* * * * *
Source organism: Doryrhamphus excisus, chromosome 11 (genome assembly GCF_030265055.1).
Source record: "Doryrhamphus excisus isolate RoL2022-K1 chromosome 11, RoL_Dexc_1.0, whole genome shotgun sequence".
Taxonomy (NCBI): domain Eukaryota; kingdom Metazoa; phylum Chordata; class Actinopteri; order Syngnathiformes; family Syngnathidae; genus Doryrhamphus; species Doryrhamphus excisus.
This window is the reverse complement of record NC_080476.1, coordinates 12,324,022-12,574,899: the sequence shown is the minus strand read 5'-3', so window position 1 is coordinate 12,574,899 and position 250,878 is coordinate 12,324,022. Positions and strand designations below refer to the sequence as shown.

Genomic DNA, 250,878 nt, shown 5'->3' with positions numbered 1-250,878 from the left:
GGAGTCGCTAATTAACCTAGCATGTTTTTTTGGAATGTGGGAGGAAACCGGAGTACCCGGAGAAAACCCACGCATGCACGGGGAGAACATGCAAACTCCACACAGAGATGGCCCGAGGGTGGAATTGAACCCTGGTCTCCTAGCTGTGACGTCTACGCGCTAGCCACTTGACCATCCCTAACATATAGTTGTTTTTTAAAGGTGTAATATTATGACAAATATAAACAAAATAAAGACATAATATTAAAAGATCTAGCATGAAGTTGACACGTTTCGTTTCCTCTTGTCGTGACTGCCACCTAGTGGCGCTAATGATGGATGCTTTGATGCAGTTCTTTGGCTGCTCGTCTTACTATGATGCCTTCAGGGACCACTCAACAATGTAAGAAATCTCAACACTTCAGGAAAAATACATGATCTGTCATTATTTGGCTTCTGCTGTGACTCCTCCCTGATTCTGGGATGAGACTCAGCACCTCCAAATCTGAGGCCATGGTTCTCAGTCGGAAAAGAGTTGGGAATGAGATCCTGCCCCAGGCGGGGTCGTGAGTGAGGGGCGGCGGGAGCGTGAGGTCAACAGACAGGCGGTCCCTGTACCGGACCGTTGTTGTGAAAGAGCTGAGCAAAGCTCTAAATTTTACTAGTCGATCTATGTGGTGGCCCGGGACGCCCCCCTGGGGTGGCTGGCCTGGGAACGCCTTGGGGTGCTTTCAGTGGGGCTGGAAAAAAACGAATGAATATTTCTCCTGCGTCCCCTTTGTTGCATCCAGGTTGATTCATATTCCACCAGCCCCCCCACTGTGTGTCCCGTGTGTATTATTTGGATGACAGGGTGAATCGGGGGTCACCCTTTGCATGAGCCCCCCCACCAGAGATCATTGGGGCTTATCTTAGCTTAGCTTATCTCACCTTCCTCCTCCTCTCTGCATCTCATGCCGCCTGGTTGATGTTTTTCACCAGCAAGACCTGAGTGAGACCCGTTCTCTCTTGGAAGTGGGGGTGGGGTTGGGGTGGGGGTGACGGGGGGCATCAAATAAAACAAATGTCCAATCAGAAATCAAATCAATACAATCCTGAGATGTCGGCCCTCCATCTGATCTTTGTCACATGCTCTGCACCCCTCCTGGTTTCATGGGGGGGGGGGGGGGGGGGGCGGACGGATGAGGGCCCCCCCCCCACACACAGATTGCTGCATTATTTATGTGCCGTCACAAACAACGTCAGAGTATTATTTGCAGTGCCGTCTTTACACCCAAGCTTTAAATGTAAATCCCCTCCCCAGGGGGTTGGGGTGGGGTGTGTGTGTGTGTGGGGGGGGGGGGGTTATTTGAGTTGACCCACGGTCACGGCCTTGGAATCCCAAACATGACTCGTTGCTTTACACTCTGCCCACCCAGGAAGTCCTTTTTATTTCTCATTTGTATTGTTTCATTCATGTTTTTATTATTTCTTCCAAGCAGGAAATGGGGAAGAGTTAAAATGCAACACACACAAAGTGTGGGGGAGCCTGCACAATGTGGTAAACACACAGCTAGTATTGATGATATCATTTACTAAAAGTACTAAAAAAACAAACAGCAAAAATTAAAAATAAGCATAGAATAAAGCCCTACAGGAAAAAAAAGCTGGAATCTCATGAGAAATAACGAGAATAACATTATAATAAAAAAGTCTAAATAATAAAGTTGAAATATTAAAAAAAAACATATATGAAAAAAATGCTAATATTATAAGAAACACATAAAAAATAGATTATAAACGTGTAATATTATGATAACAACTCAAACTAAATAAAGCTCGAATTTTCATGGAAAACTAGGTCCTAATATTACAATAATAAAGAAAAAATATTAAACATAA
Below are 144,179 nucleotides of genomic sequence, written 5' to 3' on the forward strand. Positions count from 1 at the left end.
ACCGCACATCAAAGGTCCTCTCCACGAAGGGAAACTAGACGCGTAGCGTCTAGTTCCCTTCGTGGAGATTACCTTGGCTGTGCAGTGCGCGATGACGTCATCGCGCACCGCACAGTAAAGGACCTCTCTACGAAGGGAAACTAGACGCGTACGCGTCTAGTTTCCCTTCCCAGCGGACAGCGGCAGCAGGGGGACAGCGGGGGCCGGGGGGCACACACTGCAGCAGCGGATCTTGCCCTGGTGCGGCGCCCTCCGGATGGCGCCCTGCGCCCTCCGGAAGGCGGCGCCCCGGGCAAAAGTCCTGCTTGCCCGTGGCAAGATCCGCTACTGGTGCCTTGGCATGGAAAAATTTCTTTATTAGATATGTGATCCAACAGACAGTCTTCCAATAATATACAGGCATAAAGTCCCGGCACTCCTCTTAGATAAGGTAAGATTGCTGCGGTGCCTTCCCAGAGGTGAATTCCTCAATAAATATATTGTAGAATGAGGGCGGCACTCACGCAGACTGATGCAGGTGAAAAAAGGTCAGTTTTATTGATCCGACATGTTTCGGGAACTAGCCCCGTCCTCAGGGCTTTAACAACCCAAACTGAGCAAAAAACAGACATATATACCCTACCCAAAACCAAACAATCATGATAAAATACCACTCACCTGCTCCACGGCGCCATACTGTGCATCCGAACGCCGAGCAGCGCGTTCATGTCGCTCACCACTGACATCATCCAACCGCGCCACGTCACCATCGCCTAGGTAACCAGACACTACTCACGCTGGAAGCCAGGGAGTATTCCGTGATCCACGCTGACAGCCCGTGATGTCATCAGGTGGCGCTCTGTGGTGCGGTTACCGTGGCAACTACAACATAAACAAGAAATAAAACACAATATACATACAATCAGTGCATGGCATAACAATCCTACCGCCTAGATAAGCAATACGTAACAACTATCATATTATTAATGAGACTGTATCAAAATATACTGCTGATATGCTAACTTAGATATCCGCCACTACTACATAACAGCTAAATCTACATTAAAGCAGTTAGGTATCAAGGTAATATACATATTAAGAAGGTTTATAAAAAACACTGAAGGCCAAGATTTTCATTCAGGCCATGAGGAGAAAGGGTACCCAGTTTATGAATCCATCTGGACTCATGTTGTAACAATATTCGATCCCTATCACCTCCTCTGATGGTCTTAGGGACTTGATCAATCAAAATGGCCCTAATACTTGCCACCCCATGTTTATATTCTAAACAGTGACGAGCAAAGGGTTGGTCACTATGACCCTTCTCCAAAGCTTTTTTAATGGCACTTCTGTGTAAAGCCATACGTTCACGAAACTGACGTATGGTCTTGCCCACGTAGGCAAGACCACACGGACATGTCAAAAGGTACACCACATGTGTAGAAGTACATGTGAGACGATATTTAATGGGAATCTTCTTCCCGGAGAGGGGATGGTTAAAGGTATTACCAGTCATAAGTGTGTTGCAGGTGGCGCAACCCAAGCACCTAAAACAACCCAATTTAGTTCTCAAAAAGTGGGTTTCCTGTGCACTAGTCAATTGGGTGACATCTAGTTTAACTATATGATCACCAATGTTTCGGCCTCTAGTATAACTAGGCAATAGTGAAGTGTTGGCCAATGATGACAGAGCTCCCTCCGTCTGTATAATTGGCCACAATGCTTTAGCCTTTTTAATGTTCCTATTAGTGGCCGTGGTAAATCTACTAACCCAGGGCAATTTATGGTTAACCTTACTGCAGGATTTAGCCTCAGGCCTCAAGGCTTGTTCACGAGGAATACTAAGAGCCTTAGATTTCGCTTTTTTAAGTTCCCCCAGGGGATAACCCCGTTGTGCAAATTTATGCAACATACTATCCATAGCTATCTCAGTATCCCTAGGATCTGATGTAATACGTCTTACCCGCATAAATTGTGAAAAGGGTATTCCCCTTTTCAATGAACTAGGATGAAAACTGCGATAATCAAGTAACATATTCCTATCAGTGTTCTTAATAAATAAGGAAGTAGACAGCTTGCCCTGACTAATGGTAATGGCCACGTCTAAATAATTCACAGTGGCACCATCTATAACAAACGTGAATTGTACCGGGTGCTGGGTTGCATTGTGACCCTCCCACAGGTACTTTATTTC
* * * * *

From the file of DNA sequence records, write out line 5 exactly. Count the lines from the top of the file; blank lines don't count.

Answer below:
Genomic DNA, 250,878 nt, shown 5'->3' with positions numbered 1-250,878 from the left: